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Friday, 13 January 2017

Book review - Tarzan on Film

Scott Tracy Griffin’s follow-up to his successful coffee-table tome Tarzan: The Centennial Celebration (2012) is Tarzan on Film (2016), a 224 page (10"x13") generously illustrated, fact-packed appraisal of the 52 Tarzan movies and telefilms and seven TV series.

It begins with a foreword by Casper Van Dien, the twentieth actor to portray Tarzan, offering a few anecdotes from his filming of Tarzan and the Lost City. Throughout, there are many other fascinating insights and anecdotes concerning the actors, actresses and directors. The book is a feast for Tarzan fans and for anyone fascinated by the movie business.

The Tarzan franchise was the most profitable in history until the James Bond movies took off in the 1970s. The only other fictional character to have been a serious contender for the number of movie and TV adaptations is Sherlock Holmes.

Edgar Rice Burroughs’ first Tarzan story was published in 1912 in magazine format and subsequently as a novel. Twenty-three novels followed. It was inevitable that this iconic character would find himself on the silver screen. In 1918 the silent movie appeared, Tarzan the Ape Man, starring Elmo Lincoln. As we know, Hollywood didn’t really buy into the complete ape-man, only aspects of him. Until relatively recently, he was presented as a grunting, monosyllabic strong yet simple man, while in the books he possessed a remarkable inherited intellect, teaching himself to read and speak several languages, including French, English, German, Arabic, Dutch and a host of African dialects.

The first talky Tarzan film was Tarzan the Ape Man (1932), starring former Olympic swimmer Johnny Weissmuller; he appeared in twelve Tarzan movies and is still fondly regarded by fans. The scripts required the ape-man to appear a noble savage capable of only speaking broken English. One exception was the Burroughs co-produced The New Adventures of Tarzan (1935), starring Herman Brix (also known as Bruce Bennett). The “me Tarzan, you Jane” characterization persisted until the late 1950s, when producer Sy Weintraub produced Tarzan's Greatest Adventure (1959) featuring Gordon Scott. It must have been strange for Scott to present an ‘educated’ ape-man having already starred in four ‘monosyllabic’ Tarzan films. The Weintraub productions portray a Tarzan that is closer to Edgar Rice Burroughs' original concept in the novels; subsequent outings have maintained that stance with Ron Ely et al.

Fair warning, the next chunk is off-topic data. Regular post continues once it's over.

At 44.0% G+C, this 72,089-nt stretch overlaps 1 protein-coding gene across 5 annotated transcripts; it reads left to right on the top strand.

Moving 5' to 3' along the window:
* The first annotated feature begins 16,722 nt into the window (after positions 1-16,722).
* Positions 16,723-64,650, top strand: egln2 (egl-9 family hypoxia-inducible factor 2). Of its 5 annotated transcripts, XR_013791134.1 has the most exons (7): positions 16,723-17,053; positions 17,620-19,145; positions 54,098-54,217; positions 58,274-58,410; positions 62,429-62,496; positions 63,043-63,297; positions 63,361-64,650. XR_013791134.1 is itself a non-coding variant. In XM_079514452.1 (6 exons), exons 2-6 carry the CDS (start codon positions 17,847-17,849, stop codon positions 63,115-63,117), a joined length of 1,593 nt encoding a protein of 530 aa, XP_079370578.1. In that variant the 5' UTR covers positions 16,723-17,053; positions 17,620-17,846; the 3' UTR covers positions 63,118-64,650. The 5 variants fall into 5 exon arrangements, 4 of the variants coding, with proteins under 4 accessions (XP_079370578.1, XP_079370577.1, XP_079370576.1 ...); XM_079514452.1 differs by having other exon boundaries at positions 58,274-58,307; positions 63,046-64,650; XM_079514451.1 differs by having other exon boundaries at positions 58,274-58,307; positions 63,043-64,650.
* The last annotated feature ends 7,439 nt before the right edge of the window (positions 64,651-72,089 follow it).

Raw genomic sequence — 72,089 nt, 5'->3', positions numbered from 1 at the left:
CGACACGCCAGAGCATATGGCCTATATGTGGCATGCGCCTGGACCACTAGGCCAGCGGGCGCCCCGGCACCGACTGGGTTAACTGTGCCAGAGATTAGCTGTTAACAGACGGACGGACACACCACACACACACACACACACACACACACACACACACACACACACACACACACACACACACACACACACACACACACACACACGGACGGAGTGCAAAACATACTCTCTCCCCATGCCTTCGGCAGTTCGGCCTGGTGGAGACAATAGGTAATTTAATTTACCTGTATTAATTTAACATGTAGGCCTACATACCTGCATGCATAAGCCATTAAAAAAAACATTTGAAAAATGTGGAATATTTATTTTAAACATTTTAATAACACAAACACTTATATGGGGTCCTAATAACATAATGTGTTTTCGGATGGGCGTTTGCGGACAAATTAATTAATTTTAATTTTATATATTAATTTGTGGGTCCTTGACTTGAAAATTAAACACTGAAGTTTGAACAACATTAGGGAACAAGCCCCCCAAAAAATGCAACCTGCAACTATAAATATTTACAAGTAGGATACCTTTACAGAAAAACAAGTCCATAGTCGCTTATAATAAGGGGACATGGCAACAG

There are interesting biographies of the actors and actresses who played Tarzan and Jane over the years, and others besides. Despite the scripts, the stories and actors brought in the audiences in their droves. Each actor added something to the myth. Take, for example, Jock Mahoney, ex-stunt-man and TV’s Range Rider, who was the oldest actor at 42 to accept the legendary loin-cloth. He was suggested to replace Weissmuller and Lex Barker but didn’t take the role until 1960, superseding Scott. ‘Mahoney added 20lbs of muscle to his 6’4 frame, expanding his chest to 50” atop a 31” waist, while maintaining his lean corded appearance at 215lbs.’ It was just as well that he was fit. While filming Tarzan’s Three Challenges (1963) he was required to swim in the Klong River in Thailand. The river was polluted with human waste and rubbish. He swallowed the water and suffered dysentery, dengue fever and pneumonia, his weight plunging to 175lbs, finishing the film quite gaunt. The show must go on, indeed: ‘Following the final sequence, the delirious Mahoney, who was fainting several times a day, was rushed back to the hotel where co-star Woody Strode put him in an ice bath and fed him antibiotics like candy.’ Strode said that anybody but Jock Mahoney would have died. He took two years to recover his health and went back to work (sans loin-cloth).

Also covered are the two 2016 movies The Legend of Tarzan and the animated Netflix series Tarzan and Jane.

Besides the many still photographs, there are numerous film posters; indeed, some of the older ones are frankly poorly illustrated, but of their time.

Even after almost a hundred years, the movie Tarzan is still a phenomenon and this book does the franchise justice. A collector’s item, to be sure.

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